Poetry Out Loud 2020

Jasmine Escobedo advances in Poetry Out Loud competition


Angelina Leaños

Jasmine Escobedo recites “Song in a Minor Key” by Dorothy Parker.

Jasmine Escobedo, a junior, advanced to the Ventura County Poetry Out Loud competition after winning CI’s poetry recitation contest. 

Escobedo chose to read “Song in a Minor Key” by Dorothy Parker, a poem about a woman who consistently visits a garden and patiently waits by a gate in hopes of seeing her husband who never returns. 

“I decided to go with Parker’s poem because of the rhyme scheme, ability for movements, and my personal love for the trope,” said Escobedo. 

She competed against junior Enoch Ashong, the other contestant and runner-up. They were both judged on campus by CI English teachers Mr. Nicholas Schlesinger, Mr. John Grennan and Ms. Dominique Rousseau on their ability to accurately recite the poem, assert physical presence and perform the poem passionately.

The poets were coached by Angelina Leaños, a CI graduate and former Poetry Out Loud county winner. Leaños now attends California Lutheran University.

Escobedo’s love for poetry was ignited from her interest in literature overall and was immediately fascinated with the art when it was first introduced to her with Dr. Seuss in  elementary school. As many writers do, she uses writing as an expressive outlet in hopes of feeling a sense of tranquility after releasing any suppressed emotions or ideas. She also makes sure to document any pivotal or meaningful experiences she has.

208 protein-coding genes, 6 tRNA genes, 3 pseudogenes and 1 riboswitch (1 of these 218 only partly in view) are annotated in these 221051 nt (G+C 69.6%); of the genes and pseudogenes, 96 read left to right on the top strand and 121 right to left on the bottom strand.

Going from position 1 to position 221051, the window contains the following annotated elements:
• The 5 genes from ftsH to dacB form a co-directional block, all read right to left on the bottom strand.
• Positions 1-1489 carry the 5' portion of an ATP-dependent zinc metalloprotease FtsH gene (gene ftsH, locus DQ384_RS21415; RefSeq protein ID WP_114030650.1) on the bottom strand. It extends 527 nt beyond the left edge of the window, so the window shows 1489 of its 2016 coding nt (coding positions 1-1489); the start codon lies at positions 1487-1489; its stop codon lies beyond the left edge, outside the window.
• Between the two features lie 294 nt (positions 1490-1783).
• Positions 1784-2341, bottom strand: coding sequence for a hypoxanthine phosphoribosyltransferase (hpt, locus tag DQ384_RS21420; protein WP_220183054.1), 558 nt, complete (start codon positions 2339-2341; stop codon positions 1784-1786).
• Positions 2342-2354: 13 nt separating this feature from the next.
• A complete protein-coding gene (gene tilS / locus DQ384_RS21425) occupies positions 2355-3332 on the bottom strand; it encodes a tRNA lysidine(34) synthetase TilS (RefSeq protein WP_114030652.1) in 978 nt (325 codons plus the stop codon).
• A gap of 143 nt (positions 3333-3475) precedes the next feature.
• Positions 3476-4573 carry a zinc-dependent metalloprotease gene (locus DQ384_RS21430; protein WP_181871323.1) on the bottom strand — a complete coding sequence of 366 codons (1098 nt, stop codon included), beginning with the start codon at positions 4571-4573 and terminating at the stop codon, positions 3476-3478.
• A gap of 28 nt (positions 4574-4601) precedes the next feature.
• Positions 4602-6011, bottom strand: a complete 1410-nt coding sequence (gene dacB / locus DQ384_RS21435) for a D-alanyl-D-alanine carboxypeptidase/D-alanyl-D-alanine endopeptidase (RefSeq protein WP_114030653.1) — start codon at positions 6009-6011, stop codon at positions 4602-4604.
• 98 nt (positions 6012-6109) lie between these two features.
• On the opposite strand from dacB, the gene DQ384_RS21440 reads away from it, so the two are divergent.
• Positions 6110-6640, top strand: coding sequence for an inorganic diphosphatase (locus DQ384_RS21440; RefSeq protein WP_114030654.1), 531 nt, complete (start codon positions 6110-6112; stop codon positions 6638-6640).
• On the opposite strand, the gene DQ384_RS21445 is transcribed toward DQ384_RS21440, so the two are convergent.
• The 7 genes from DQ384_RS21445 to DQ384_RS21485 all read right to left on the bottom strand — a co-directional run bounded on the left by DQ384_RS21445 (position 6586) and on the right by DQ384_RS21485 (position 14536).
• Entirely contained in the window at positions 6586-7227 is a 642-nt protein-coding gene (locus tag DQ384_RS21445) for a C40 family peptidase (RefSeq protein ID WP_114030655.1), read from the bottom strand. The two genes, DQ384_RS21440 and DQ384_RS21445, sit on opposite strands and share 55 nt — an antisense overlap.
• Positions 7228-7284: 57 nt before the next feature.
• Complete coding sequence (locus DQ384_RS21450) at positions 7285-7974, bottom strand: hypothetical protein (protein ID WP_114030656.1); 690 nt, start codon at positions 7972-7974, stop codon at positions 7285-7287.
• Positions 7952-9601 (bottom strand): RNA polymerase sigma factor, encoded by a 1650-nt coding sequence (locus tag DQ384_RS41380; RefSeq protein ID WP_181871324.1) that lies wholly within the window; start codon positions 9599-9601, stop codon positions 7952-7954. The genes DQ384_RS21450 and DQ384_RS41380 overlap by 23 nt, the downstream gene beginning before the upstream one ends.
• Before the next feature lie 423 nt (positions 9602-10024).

“It makes me feel calm when I put my thoughts on things that are still too unknown or personal to tell a friend or sentimental when I record an experience for future Jas’s enjoyment,” says Escobedo. 

Escobedo took fourth place in the county competition, which took place at the Oxnard High School Performing Arts Center on Feb. 4, with local poets and members actively involved in the arts as judges. 

Along with the poem she read for the school contest, Escobedo also recited the pre-20th century poem “She Walks in Beauty” by Lord Byron, a poem that caught her attention due to its flow of alliteration and tone of admiration. 

Despite not getting first place, Escobedo appreciated the learning experience and even cheered on for her fellow competitors, who she constantly found herself in awe of. 

“I got fourth place, but the easy going atmosphere and fact that I participated in something where my every move, voice and confidence levels were judged made the experience fun,” said Escobedo.